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Marshall open to tightening disclosure regime for SA lobbyists


Disclosure requirements for lobbyists in South Australia could be tightened, with the Premier open to reviewing current laws after Opposition calls for greater transparency.

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Shadow Treasurer Stephen Mullighan put questions on notice to Premier Steven Marshall and Treasurer Rob Lucas in July, asking which lobbyists listed on the state’s register had been in contact with them or their staff, and which had engaged in face-to-face meetings, who they were representing and on what issue.

In both cases, the answer referred the Opposition to the Lobbyists’ Register.

“The responsibility for reporting this information rests with lobbyists registered under the Lobbyists Act 2015,” the response said.

“The information is reported by lobbyists annually as required by Section 8 of the Act and published on Department of the Premier and Cabinet’s website.”

However, the Act, introduced by the former Labor Government, only requires lobbyists to lodge such a disclosure return “not later than 30 days after the end of a calendar year” – prompting Mullighan to call for a stricter reporting regime.

“Given the Premier’s refusal to disclose which lobbyists he’s met with and about what issues, the parliament may need to consider changes to the lobbyists’ disclosure regime – including perhaps a more frequent disclosure process, rather than annual,” he told InDaily.

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He said the reporting shortcomings in the Act – introduced only three years ago – had become evident given a “unique set of circumstances” since the election.

“The key difference is that for the first time since the Lobbyists’ Act has been in force we’ve got a different government with different priorities, who have released both their first state budget and a new legislative program – and we’ve got no idea at all who’s met with the two most influential figures in determining the state budget in that regime,” he said.

“Now that we’ve seen how the disclosure regime operates in an election year, and in these sorts of situations where we’ve had a change of government – and a government with different priorities – there needs to be a change in the disclosure regime… particularly given the mandatory reporting occurs around the end of calendar year, rather than a financial year, and only occurs once a year.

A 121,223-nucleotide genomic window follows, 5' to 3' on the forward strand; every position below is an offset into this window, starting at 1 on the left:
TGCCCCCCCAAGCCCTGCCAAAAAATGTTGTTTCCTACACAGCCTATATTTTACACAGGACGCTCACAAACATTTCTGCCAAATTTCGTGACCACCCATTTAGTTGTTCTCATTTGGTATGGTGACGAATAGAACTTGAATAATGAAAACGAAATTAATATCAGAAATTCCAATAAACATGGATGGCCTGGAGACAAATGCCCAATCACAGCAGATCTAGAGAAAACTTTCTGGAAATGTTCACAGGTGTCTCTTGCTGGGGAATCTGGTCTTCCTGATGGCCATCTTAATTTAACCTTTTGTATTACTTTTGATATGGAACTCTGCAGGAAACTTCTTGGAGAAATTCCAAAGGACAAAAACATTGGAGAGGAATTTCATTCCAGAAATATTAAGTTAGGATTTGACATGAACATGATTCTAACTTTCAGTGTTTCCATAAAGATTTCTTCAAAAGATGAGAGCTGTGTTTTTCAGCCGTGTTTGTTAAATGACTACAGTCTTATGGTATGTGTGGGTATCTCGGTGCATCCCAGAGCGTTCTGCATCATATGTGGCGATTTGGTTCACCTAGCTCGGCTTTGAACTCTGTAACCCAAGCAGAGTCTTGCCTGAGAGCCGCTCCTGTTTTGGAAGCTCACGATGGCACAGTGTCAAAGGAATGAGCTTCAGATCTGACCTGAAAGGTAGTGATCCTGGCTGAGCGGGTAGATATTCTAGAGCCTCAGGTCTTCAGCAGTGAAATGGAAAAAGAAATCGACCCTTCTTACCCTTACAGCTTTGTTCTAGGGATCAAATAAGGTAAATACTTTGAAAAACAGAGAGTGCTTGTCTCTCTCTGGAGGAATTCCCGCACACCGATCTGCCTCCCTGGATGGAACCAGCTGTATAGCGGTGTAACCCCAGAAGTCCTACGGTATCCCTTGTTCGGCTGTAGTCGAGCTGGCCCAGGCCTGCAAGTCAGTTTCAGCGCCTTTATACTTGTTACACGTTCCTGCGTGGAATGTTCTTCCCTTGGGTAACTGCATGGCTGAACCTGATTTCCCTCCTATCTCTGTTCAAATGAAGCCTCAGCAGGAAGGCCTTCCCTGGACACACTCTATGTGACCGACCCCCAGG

“As a matter of public interest we should know who the Premier is meeting with and what he’s being lobbied about.”

But Marshall said it was “laughable” for Labor to accuse his Government of a lack of transparency, particularly in answering questions on notice.

“We were very critical of the previous government, which would leave questions on notice, thousands of them, for years,” he said today.

Marshall set his Government a target of answering questions on notice within 30 days, and said “my understanding from my most recent briefing is that we are 90 to 95 per cent on time”.

“There are always some that are skipped, but we endeavour to get all those answers back,” he said.

Asked about his contact with lobbyists, he said: “I can have a look at that question.”

“I’m happy to have a look at that issue, but I make it very clear we’re not trying to avoid scrutiny like the previous government did,” he said.

“It was their default position to cover up [and] push problems under the carpet – by contrast, I think we are significantly more open and transparent than the previous government.”

He said he would consider amending the reporting requirements in the Lobbyists Act, saying: “If there are elements of the legislation that need to be amended we can take a look at that.”

Lucas pointed out that almost exactly the same question on notice about lobbyists from the former Liberal Opposition to the then-Labor Government received no answer at all:

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The Marshall Government has already moved towards tightening the Lobbyists Act with a ban on lobbyists holding official roles in political parties and associated entities.

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